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Fred Gmitter, a geneticist at the University of Florida Citrus Research and Education Center, right, visits a citrus grower in an orange grove affected by citrus greening disease in Fort Meade, Fla., on Sept. 27, 2018. "If we can go in and edit the gene, change the DNA sequence ever so slightly by one or two letters, potentially we'd have a way to defeat this disease," says Gmitter. (AP Photo/Federica Narancio)
November 14, 2018 - 11:53 am
WASHINGTON (AP) — The next generation of biotech food is headed for the grocery aisles, and first up may be salad dressings or granola bars made with soybean oil genetically tweaked to be good for your heart. By early next year, the first foods from plants or animals that had their DNA "edited" are...
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This 2013 photo provided by the Boyce Thompson Institute shows corn leaf aphids used in a study to modify crop plants through engineered viruses. In an opinion paper published Thursday, Oct. 4, 2018, in the journal Science, the authors say the U.S. needs to provide greater justification for the peace-time purpose of its Insect Allies project to avoid being perceived as hostile to other countries. Other experts expressed ethical and security concerns with the research, which seeks to transmit protective traits to crops already growing in the field. (Meena Haribal/Boyce Thompson Institute via AP)
October 04, 2018 - 4:14 pm
NEW YORK (AP) — A research arm of the U.S. military is exploring the possibility of deploying insects to make plants more resilient by altering their genes. Some experts say the work may be seen as a potential biological weapon. In an opinion paper published Thursday in the journal Science, the...
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September 04, 2018 - 1:34 pm
LISBON, Portugal (AP) — Researchers in the United States and Britain are sharing a 1 million-euro ($1.16 million) prize from a Portuguese scientific foundation for developing revolutionary gene therapy that has restored the sight of children. The Lisbon, Portugal-based Champalimaud Foundation's...
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FILE - In this Monday, Nov. 13, 2017 file photo, a nurse practitioner prepares to start the first human gene editing treatment for Hunter syndrome, an inherited metabolic disease, at a hospital in Oakland, Calif. On Wednesday, Aug. 15, 2018, federal officials said that gene therapy is becoming an established form of medical care and carries no special risks that warrant special regulation, as they revised rules for vetting such experiments and products. (AP Photo/Eric Risberg)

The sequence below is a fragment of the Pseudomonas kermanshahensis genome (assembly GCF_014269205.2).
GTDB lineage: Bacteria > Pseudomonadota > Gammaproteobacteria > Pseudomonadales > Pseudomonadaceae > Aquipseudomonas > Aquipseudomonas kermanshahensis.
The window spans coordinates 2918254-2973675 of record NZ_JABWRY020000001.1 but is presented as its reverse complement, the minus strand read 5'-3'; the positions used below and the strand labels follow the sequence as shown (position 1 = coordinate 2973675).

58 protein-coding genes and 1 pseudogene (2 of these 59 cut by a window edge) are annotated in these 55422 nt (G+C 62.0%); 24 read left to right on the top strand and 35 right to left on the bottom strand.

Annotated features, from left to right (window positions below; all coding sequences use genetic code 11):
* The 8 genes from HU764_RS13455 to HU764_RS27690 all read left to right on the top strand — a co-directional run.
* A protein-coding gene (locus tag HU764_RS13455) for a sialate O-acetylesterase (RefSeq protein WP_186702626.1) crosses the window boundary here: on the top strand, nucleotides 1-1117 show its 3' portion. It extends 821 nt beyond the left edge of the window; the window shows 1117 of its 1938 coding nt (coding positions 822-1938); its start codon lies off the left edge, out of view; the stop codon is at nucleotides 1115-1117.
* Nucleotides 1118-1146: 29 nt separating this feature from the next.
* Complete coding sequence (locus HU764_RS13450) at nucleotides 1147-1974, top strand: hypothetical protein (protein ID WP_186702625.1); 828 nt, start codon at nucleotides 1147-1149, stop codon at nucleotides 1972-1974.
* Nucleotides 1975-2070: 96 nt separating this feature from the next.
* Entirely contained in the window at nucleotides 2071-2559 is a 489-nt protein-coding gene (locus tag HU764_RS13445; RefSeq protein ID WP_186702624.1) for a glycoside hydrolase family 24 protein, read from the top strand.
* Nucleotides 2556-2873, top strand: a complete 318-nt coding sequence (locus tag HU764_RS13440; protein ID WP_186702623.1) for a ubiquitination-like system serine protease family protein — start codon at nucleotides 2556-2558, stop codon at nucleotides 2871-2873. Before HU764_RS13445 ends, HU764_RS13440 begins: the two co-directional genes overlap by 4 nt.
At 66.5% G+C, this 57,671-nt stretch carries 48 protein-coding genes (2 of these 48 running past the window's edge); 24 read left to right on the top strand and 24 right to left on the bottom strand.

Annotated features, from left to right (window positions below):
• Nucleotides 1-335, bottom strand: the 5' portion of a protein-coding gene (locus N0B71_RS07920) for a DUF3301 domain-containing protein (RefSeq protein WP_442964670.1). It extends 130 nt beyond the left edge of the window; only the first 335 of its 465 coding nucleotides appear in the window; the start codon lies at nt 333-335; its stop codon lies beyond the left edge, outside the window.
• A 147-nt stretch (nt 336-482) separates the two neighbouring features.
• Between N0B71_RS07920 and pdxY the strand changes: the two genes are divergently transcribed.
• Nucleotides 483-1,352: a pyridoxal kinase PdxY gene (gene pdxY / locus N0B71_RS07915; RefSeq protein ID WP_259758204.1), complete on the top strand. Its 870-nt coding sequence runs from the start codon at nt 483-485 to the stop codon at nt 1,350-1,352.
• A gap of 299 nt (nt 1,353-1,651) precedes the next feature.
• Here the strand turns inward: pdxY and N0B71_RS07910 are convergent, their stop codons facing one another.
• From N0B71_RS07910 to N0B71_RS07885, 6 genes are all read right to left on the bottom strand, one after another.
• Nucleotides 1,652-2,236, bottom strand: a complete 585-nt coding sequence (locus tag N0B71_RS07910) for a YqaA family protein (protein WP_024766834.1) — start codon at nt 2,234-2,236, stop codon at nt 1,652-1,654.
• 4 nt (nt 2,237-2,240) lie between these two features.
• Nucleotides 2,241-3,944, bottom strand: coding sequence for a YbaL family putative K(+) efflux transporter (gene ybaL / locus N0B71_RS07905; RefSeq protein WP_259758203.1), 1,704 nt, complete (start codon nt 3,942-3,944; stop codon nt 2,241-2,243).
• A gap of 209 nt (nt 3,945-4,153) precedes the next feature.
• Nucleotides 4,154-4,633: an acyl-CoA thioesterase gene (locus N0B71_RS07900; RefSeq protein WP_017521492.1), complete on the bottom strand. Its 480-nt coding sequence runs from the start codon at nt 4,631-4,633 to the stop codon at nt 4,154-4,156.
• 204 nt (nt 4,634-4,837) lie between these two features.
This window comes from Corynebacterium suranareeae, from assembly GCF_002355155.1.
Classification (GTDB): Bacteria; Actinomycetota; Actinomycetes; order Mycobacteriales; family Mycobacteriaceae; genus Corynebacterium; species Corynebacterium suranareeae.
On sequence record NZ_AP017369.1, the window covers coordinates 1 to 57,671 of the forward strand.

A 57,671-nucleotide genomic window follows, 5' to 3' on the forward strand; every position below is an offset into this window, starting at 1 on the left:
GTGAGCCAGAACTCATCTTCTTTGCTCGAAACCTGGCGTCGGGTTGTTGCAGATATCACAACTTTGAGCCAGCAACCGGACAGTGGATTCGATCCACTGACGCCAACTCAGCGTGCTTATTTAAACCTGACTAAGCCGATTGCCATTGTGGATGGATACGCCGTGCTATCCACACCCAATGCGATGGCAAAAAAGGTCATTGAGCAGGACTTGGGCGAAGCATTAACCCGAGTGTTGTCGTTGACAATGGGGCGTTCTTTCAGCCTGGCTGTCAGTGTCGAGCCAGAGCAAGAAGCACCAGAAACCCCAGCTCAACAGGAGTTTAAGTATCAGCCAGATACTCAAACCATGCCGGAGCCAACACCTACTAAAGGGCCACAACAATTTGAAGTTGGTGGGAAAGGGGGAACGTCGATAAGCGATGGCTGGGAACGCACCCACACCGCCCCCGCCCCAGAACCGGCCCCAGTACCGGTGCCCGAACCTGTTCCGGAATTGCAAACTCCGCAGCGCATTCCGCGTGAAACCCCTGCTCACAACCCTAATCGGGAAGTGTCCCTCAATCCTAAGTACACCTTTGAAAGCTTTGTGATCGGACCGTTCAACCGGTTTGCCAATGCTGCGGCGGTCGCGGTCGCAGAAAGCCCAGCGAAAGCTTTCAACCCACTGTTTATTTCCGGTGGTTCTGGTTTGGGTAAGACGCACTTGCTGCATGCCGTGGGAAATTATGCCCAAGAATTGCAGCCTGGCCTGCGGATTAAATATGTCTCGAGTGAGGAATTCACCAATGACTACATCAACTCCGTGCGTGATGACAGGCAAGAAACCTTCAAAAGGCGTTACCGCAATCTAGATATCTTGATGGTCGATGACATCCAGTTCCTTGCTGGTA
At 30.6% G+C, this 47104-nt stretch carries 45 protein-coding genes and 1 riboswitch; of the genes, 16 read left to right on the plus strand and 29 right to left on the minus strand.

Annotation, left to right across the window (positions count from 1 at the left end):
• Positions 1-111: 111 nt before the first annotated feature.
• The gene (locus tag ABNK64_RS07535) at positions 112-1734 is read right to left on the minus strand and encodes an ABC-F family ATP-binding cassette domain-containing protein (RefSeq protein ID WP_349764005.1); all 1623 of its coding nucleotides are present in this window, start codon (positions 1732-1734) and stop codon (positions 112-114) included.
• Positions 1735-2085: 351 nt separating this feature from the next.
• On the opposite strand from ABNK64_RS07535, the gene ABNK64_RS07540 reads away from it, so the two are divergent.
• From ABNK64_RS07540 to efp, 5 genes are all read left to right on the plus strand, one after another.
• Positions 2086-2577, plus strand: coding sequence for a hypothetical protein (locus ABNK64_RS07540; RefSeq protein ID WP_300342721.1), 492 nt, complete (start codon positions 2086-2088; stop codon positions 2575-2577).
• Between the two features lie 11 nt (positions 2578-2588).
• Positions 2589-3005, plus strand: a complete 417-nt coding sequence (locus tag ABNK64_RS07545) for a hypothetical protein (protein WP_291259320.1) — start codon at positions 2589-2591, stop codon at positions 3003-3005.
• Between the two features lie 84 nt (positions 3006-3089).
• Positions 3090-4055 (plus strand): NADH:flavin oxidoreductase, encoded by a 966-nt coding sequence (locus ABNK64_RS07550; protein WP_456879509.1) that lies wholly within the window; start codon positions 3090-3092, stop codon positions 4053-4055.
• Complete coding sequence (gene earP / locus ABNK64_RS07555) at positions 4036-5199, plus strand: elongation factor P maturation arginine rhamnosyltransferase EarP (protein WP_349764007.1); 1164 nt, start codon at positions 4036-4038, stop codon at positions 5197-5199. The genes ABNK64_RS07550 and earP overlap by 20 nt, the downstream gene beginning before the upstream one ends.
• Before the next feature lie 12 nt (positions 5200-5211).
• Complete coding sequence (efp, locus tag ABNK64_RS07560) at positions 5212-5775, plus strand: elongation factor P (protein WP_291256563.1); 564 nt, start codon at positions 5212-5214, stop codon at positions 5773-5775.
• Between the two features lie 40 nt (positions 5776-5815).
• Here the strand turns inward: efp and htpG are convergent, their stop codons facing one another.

August 15, 2018 - 6:57 pm
U.S. health officials are eliminating special regulations for gene therapy experiments, saying that what was once exotic science is quickly becoming an established form of medical care with no extraordinary risks. A special National Institutes of Health oversight panel will no longer review all...
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This undated photo provided by the J.R. Simplot Company shows a sign outside the J.R. Simplot Company in Boise. Idaho-based J.R. Simplot Company has acquired gene editing licensing rights that could one day be used to help farmers produce more crops and grocery store offerings such as strawberries, potatoes and avocados stay fresher longer. The company on Monday, Aug. 6, 2018, announced the agreement with DowDuPont Inc. and the Broad Institute of MIT and Harvard, developers of the nascent gene editing technology. (J.R. Simplot Company via AP)
August 06, 2018 - 1:44 pm
BOISE, Idaho (AP) — A multinational agricultural company based in Idaho has acquired gene editing licensing rights that could one day be used to help farmers produce more crops and make grocery store offerings such as strawberries, potatoes and avocados stay fresher longer. J.R. Simplot Company on...